Data flow to the host processor may be reduced by filtering out specific message types transferred from endpoints to DCUs. While Multi-channel DCUs generate large amounts of data when reading large populations of endpoints, discriminating data by selecting the message type allows the host processor to receive data of desired type(s) and to reduce the amount of data transferred from the DCUs to the host. These advantages may also be availed of in the fixed AMR systems described above, and in 1-way or 2-way systems.
Currently, systems using channelized receivers have to increase the communications channel speed to the host so that the data can get through. This solution has practical limitations, one of which is that the standard PCs can handle a maximum of 115200 baud.
In an embodiment of the invention the host processor can request from the DCUs certain message types such as a type-2 gas ERT, or a type-5 electric ERT. In another embodiment multiple types of endpoints can be selected by the host processor. Today, ERT SCMs, for example, each have 16 different message types, as denoted by a four bit field in the SCM. In these embodiments the host processor passes a bit mask consisting of 16 bits. Each bit location corresponds to an endpoint type. For example, location 1 is type-1, location 2 is type-2, and so on. If a bit is set, then the reader will only pass the endpoint type associated with that bit(s).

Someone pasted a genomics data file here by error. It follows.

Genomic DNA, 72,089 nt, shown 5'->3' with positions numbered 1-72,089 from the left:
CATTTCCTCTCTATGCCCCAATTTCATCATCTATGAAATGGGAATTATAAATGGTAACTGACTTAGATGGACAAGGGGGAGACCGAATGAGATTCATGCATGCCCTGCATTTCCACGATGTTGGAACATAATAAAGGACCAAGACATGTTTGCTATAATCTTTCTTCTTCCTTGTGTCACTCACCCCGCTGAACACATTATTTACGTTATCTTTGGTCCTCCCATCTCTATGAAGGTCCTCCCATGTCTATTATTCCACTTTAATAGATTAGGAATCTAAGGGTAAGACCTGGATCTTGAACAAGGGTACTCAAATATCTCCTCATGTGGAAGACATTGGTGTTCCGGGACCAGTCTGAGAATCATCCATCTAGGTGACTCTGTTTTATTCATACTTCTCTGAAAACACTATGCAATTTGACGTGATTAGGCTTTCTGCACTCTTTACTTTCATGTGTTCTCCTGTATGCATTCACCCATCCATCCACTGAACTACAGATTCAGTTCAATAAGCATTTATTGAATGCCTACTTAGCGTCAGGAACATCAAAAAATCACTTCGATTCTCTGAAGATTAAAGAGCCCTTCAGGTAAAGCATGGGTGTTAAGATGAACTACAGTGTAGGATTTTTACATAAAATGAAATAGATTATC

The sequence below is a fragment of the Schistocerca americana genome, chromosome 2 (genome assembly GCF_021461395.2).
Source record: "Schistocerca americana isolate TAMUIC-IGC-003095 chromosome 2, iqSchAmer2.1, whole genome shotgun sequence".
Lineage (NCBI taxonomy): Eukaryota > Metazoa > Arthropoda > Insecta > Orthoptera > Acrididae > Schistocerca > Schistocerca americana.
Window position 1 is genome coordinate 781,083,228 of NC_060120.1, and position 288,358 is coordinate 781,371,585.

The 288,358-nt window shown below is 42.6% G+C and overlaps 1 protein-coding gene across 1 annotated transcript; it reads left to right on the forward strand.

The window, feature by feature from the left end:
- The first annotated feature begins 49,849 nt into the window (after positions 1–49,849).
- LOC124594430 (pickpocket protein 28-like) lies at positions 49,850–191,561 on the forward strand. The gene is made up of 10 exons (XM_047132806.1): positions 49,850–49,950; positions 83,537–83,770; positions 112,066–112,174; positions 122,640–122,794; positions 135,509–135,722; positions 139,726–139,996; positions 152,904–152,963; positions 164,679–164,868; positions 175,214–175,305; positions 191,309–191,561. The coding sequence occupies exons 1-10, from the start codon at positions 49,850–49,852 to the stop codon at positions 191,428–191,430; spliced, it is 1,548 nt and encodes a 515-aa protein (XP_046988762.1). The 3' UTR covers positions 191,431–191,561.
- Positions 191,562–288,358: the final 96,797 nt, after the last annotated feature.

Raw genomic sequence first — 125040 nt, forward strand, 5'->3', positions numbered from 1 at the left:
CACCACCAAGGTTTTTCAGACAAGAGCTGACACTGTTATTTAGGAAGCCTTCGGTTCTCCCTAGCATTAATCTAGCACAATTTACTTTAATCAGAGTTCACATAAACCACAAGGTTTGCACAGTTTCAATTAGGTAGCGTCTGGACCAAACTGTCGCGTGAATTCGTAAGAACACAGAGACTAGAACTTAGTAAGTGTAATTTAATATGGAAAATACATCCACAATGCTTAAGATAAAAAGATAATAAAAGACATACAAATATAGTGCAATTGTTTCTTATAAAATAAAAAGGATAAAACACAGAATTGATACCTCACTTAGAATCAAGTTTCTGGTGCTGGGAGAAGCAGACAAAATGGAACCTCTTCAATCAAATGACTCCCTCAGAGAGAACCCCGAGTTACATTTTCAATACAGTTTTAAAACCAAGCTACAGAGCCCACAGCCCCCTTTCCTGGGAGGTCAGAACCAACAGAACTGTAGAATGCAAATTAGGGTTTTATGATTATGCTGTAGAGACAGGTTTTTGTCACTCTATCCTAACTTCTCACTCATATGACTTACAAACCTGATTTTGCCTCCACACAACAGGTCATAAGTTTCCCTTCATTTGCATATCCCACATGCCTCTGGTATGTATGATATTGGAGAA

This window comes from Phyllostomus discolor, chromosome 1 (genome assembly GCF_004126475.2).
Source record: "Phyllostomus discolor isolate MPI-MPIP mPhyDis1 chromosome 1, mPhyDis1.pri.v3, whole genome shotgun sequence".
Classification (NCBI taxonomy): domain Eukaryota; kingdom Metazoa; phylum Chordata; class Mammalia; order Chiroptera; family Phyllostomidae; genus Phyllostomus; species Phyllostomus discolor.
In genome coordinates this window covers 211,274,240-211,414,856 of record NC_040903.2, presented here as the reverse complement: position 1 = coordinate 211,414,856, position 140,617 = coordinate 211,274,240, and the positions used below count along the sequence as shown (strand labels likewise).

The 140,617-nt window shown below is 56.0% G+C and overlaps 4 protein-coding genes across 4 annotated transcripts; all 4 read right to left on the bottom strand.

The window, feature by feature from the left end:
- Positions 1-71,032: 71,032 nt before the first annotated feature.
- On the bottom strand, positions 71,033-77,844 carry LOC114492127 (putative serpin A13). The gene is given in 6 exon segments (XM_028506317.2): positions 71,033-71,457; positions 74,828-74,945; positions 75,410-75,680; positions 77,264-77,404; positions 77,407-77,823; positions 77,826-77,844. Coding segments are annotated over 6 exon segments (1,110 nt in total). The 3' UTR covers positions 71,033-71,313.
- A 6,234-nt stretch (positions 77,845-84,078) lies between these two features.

FIG. 7 illustrates an example type mask in which two types, 3 and 5, are identified. The top row of the table in FIG. 7 merely indicates the bit position number of each of the mask bits. The desired bits, or the masked bits, may be identified by a 0 or a 1 and the rest of the bits will be identified by their complements, 1 or 0, respectively. In this Figure a "1" identifies a desired bit.
For customers that want to read only one type of endpoint, like water customers, the host processor may only enable, for example, bit 3 for water endpoints. Therefore, only water endpoint data will be sent to the meter reading application program. By reducing the data flow in such manner, the burden on the communications channel is greatly reduced. Hence, a low cost system using a slower handheld computer can be used for mobile meter readings without missing desired endpoint data as a result of other endpoint traffic in the area.